UK Prime Minister Boris Johnson has declared that the country’s economy is facing “bumpy times” ahead as he set out his desire for a “Rooseveltian approach” to rebuilding the economy after the pandemic.
In an interview, the prime minister noted that the coronavirus outbreak had been “a disaster” for the UK and an economic effort similar to US president Franklin D Roosevelt’s “New Deal” was needed to lift the UK out of the doldrums.
Boris Johnson, however, noted that it would be wrong to return to “what people called austerity” and made it clear that he wants to boost infrastructure spending to avert a devastating hit to the economy.
Just before the Prime Minister’s major speech in Dudley on Tuesday, he told ‘Times Radio’: “This has been a disaster, let’s not mince our words, this has been an absolute nightmare for the country.
“The country has gone through a profound shock. But in those moments you have the opportunity to change and to do things better. We really want to build back better, to do things differently, to invest in infrastructure, transport, broadband – you name it.”
Mr Johnson said the chancellor would set out the plans in the autumn but he made it clear that infrastructure spending would form a major part of the government’s plans.
“But in the end what you can’t do at this moment is go back to what people called austerity, it wasn’t actually austerity but people called it austerity, and I think that would be a mistake. I think this is the moment for a Rooseveltian approach to the UK,” he said.
The prime minister Boris Johnson acknowledged that there will be “some bumpy times” while also noting that “the UK will get through the economic fallout of the coronavirus pandemic very, very well indeed”.
“So what we’re going to be doing in the next few months is really doubling down on our initial agenda which was all about investment, if you remember, in infrastructure, in education, in technology, to bring the country together,” Boris Johnson said.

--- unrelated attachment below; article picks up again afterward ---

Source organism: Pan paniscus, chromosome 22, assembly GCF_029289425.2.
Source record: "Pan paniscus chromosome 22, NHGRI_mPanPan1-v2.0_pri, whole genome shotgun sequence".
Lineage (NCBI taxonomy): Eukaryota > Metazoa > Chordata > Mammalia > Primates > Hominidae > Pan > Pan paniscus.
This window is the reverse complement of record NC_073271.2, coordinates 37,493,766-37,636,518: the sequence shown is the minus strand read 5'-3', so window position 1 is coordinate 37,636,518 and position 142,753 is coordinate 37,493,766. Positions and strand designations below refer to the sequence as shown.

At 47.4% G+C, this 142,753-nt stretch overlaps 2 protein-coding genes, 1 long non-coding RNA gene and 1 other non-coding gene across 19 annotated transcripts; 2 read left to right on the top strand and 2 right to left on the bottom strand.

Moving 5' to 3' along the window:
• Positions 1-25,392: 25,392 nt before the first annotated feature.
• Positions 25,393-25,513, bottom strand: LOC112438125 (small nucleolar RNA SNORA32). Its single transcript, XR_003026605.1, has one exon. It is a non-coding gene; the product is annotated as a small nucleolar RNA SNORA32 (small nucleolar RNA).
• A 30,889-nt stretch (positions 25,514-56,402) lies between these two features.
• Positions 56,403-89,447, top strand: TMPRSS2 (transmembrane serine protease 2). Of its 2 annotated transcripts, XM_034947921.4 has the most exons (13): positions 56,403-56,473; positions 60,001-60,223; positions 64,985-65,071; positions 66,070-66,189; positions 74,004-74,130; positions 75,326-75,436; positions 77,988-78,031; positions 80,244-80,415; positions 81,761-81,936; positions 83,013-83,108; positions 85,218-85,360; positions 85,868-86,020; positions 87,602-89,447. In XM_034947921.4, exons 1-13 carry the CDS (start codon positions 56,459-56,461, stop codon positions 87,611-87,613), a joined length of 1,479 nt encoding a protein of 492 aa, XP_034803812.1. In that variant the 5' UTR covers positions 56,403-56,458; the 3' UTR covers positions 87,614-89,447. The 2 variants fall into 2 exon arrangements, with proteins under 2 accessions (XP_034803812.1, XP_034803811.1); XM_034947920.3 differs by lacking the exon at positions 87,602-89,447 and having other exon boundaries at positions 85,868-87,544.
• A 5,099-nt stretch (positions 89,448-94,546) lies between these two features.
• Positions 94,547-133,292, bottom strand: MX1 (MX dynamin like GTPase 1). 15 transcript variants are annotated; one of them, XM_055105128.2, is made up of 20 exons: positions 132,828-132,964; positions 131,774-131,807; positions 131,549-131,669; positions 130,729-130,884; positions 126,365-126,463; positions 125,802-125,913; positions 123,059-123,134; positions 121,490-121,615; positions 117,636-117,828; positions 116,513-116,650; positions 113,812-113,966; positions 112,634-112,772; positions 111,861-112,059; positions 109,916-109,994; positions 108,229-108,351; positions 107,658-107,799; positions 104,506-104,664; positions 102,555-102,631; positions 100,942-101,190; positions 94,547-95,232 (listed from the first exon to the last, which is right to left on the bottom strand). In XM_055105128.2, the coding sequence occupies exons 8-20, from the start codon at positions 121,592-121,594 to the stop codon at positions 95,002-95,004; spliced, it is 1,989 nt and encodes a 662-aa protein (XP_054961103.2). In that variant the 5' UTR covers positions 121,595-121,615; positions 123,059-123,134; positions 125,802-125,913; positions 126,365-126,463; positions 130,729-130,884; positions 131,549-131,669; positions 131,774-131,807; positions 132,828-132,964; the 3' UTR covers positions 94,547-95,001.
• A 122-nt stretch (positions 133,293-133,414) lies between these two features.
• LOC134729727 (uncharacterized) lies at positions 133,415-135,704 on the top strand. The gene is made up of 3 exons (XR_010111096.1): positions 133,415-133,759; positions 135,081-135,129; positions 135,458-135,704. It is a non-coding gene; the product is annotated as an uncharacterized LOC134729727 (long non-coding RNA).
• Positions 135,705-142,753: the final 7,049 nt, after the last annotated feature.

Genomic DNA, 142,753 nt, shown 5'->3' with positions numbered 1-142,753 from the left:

Mr Johnson’s remarks follow a speech on Tuesday, where the prime minister will seek to shift the focus from the crisis onto the recovery with 10-year schools rebuilding programme – with £1bn for the first 50 projects.
Labour leader Sir Keir Starmer remarked that the record of Conservative-led governments over a decade has been “talk, talk, talk rather than build, build, build”.
Boris Johnson noted at a shift towards taking a more interventionist stance on obesity after his stint in intensive care battling coronavirus, where he said, “I was very lucky, I had wonderful care and I think probably the best thing I can say is it gave me an even deeper love and admiration for the NHS and everything they can do.”
Addressing a question on how it changed him, he said: “Well I did lose some weight, it’s perfectly true,” while stating that he had previously taken a libertarian stance on obesity – branding a levy on sugar as a “sin tax” – but he was now concerned by the pressure on the NHS from associated problems with being overweight.
“We certainly must have a care for the health of our population and we will be happier and fitter and more resistant to diseases like COVID if we can tackle obesity.
“When I came out of hospital I did notice there were occasional pieces in the papers saying that, you know, I was a bit of a wraith-like or something – complete nonsense, I want you to know. I am feeling very well,” he said.